Buttons, Buckles & Button Hooks - Shop
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Buttons have been in use for hundreds of years. In very early times, clothing was fastened with ties or pins, but gradually toggles and buttons as we know them came to be in use. Many ancient burials have included buttons or button-like objects. In the Early and Middle Bronze Age, large buttons were primarily used to fasten cloaks. By the 13th century, buttons were widely in use, mainly as decoration. As most clothing of that time period was closed with lacing or hooks, garments didn’t use buttons as methods of closing on a regular basis until the last half of the 16th century. Most of the buttons from this time period were small, but over the next century or so they became larger and very ornate, often using precious metals and jewels. During the 17th and18th Century, most buttons were worn by men.
Although buttons are known from the 13th century, the first reference to a buttonhook is in the early 17th century, and its origins remain unexplored. It is possible that buttonhooks were first designed or required in the 16th century, when stout leather military jerkins and tough civilian garments were in use, and it is likely that the button hook survived until the 1800’s in association with the military buff coat, also with gaiters and leggings. Buttonhooks exist today which can be reasonably dated from the 1800’s onwards but popular use of the buttonhook seems to have arrived with the high fashion of the gentleman’s button boot in c.1837. However, it is unlikely any of these early buttonhooks were made from silver or other precious metal, the fashion for these coincided with the introduction of the ladies button boot in the 1880’s. Gloves were also a necessary fashion accessory at this time and whilst glove hooks, often made in steel with Mother-of-Pearl or bone handles, had been in use since the 1850’s, the introduction of silver glove hooks became widespread from the 1880’s.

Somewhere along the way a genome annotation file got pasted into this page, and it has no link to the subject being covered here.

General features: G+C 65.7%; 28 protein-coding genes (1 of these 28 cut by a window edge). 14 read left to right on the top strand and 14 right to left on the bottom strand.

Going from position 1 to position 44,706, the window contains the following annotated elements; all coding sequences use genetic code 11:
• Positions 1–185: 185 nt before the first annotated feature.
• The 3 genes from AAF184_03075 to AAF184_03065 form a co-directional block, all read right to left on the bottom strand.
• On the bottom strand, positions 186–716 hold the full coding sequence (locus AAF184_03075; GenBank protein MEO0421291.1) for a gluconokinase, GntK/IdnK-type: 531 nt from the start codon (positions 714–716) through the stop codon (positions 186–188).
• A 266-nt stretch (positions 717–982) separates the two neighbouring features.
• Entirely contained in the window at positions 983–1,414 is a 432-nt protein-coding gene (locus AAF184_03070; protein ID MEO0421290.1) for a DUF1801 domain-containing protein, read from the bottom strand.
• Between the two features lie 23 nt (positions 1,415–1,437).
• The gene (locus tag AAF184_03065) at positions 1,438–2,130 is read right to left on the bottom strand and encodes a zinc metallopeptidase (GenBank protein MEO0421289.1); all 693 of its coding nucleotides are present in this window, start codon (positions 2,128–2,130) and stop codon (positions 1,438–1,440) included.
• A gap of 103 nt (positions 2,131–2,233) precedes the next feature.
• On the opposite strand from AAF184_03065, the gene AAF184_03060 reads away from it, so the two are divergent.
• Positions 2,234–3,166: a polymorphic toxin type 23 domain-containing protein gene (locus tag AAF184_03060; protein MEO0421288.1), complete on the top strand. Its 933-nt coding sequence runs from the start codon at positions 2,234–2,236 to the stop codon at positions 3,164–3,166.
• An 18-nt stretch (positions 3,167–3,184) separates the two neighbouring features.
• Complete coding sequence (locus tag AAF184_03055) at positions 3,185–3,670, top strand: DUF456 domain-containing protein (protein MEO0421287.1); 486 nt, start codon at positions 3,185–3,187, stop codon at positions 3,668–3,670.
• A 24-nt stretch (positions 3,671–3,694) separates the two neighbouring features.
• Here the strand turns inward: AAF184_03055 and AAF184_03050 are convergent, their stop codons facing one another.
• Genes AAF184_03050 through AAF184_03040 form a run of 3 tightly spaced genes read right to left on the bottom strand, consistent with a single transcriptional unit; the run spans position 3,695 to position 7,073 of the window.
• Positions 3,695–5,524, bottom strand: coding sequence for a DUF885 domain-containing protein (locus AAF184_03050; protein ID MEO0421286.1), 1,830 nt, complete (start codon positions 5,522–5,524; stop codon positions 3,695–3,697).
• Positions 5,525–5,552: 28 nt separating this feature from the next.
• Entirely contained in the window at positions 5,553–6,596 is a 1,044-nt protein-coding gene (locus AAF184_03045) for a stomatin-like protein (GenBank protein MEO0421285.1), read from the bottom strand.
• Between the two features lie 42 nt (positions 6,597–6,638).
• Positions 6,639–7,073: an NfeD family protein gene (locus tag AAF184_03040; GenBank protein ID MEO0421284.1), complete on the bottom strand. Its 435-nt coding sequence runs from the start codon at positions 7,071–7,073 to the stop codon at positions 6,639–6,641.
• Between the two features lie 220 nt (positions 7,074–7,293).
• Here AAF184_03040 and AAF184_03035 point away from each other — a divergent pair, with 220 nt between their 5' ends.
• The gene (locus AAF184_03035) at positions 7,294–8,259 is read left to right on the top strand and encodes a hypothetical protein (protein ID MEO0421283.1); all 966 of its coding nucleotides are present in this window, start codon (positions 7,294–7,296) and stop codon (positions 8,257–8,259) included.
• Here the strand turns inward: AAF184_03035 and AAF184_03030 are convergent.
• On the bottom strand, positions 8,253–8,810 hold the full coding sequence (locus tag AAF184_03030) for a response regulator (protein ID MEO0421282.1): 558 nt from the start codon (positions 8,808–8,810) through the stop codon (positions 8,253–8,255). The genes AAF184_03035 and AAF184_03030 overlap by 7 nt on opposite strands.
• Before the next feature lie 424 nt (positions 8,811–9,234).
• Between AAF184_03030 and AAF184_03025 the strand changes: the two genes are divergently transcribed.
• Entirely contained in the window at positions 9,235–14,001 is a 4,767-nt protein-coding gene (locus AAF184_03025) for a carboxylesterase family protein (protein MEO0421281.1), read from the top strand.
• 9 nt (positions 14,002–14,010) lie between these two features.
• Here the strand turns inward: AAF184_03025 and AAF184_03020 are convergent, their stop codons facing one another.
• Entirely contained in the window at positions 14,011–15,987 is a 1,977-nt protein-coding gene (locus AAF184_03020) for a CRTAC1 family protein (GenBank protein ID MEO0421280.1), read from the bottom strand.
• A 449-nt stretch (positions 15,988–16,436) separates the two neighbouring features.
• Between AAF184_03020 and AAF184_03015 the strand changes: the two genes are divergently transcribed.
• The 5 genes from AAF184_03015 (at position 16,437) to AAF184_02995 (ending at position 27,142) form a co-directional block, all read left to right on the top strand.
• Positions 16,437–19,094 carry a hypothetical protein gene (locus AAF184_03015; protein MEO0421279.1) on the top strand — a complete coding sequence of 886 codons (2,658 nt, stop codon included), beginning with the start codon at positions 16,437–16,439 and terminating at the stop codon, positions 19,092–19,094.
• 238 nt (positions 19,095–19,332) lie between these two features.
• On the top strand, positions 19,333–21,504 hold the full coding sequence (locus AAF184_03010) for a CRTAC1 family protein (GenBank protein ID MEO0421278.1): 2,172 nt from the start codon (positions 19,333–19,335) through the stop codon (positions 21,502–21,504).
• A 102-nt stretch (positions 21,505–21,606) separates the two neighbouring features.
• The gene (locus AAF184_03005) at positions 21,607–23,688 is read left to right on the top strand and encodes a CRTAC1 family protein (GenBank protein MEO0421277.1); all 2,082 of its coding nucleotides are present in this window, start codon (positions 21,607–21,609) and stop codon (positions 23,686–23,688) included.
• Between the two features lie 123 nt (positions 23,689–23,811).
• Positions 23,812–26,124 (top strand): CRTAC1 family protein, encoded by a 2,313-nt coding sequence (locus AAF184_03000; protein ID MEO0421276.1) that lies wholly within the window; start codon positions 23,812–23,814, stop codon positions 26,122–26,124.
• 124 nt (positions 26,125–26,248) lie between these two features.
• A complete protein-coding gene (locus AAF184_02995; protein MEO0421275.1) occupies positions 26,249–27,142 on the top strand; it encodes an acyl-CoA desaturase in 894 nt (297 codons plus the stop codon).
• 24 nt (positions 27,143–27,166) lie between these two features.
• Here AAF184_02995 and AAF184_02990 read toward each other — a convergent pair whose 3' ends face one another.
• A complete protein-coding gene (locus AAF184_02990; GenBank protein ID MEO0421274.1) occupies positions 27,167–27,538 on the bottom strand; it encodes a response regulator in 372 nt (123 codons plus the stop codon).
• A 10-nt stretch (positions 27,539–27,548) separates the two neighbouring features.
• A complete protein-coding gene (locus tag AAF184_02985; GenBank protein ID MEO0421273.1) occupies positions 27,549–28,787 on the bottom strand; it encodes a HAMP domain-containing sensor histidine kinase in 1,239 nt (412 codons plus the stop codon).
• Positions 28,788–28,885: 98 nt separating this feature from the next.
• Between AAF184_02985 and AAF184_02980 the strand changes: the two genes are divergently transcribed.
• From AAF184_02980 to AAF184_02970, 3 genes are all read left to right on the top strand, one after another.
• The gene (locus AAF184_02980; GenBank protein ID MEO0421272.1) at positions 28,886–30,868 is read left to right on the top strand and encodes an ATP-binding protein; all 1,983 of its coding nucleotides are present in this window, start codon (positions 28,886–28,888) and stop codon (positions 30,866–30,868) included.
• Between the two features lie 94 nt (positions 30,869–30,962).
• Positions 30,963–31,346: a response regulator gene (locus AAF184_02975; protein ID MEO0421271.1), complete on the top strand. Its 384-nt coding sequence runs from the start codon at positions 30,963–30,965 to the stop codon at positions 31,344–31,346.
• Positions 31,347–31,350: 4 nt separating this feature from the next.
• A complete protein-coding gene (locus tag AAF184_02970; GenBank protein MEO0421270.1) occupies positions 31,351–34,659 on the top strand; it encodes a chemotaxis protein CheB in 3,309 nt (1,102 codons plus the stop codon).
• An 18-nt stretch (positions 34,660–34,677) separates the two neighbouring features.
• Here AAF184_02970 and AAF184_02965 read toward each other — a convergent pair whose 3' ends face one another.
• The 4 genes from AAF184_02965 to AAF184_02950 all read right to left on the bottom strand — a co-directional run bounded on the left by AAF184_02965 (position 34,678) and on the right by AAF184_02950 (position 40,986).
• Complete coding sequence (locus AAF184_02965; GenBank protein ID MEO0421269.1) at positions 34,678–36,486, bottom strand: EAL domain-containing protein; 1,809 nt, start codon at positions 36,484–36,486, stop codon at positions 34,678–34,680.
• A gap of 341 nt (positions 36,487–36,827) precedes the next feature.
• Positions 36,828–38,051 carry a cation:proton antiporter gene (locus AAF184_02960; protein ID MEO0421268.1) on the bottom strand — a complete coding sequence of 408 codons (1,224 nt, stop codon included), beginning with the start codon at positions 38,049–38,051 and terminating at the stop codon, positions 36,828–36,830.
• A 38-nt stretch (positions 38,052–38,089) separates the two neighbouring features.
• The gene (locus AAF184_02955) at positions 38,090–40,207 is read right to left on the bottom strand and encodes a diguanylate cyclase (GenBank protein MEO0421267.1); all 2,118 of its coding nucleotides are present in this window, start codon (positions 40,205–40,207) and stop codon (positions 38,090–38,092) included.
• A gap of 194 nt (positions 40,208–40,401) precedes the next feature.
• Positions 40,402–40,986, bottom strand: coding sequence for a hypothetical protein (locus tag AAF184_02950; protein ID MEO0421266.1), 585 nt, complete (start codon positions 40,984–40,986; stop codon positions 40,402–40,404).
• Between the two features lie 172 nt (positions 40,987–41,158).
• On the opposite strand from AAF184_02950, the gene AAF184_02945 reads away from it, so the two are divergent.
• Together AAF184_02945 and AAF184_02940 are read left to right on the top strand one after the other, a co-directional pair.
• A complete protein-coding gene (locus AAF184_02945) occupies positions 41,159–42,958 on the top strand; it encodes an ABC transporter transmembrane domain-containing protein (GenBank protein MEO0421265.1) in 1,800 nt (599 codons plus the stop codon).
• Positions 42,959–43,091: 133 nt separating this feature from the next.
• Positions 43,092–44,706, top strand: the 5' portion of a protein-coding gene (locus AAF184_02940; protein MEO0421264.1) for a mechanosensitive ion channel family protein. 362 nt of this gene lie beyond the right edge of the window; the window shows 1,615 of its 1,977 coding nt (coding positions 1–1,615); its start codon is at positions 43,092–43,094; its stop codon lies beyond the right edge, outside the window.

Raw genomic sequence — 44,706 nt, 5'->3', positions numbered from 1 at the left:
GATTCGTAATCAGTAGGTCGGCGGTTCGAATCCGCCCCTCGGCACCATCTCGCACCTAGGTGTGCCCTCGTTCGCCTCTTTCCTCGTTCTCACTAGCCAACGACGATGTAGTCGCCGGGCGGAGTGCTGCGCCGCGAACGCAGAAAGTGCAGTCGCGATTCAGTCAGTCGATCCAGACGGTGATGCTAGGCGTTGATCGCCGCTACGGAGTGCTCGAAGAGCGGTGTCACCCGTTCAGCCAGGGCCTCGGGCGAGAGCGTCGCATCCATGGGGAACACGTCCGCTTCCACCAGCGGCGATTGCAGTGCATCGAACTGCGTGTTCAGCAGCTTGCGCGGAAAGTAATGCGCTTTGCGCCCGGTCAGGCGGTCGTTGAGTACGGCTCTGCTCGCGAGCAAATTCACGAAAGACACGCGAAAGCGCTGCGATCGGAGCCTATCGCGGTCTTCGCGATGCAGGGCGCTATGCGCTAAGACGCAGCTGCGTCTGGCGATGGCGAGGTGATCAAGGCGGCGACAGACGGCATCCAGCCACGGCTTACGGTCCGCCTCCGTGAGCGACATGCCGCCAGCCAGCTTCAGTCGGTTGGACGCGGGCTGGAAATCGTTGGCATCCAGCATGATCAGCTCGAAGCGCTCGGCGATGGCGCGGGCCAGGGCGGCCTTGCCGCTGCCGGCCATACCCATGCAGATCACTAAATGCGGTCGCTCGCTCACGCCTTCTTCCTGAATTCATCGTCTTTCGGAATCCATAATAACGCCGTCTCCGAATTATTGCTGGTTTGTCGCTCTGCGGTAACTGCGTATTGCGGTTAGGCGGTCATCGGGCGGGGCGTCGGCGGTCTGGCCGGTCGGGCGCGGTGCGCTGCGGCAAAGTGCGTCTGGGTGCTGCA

As ladies now wished to have their shoes and boots fastened in the bedroom, by their ladies maids, it was natural for the buttonhook which lay on the dressing table to match everything else. This meant silver, or very occasionally gold. Soon every lady with social pretensions wanted a silver handled buttonhook on her dressing table. It was a challenge which the silversmiths of London, Birmingham and Sheffield were happy to meet. At the same time a parallel silver industry was developing in the USA, France and other cities resulting in a separate production of buttonhooks, some of which were exported to Britain.